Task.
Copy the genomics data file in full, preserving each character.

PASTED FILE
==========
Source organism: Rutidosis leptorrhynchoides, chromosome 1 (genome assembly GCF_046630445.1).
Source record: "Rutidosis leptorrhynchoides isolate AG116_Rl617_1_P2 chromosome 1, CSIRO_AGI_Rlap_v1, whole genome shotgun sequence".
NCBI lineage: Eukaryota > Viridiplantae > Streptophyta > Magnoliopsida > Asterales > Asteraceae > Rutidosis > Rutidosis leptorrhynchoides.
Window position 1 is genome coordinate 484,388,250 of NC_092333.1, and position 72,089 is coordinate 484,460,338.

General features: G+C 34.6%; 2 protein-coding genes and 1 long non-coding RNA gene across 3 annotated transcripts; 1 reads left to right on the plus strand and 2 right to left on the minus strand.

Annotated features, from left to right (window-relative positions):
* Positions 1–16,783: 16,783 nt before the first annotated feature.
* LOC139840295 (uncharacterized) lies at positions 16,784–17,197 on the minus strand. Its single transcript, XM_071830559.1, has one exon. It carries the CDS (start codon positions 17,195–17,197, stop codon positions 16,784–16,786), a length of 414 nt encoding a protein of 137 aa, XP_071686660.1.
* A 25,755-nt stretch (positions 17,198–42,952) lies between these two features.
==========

Source organism: Rutidosis leptorrhynchoides, chromosome 1 (genome assembly GCF_046630445.1).
Source record: "Rutidosis leptorrhynchoides isolate AG116_Rl617_1_P2 chromosome 1, CSIRO_AGI_Rlap_v1, whole genome shotgun sequence".
NCBI lineage: Eukaryota > Viridiplantae > Streptophyta > Magnoliopsida > Asterales > Asteraceae > Rutidosis > Rutidosis leptorrhynchoides.
Window position 1 is genome coordinate 484,388,250 of NC_092333.1, and position 72,089 is coordinate 484,460,338.

General features: G+C 34.6%; 2 protein-coding genes and 1 long non-coding RNA gene across 3 annotated transcripts; 1 reads left to right on the plus strand and 2 right to left on the minus strand.

Annotated features, from left to right (window-relative positions):
* Positions 1–16,783: 16,783 nt before the first annotated feature.
* LOC139840295 (uncharacterized) lies at positions 16,784–17,197 on the minus strand. Its single transcript, XM_071830559.1, has one exon. It carries the CDS (start codon positions 17,195–17,197, stop codon positions 16,784–16,786), a length of 414 nt encoding a protein of 137 aa, XP_071686660.1.
* A 25,755-nt stretch (positions 17,198–42,952) lies between these two features.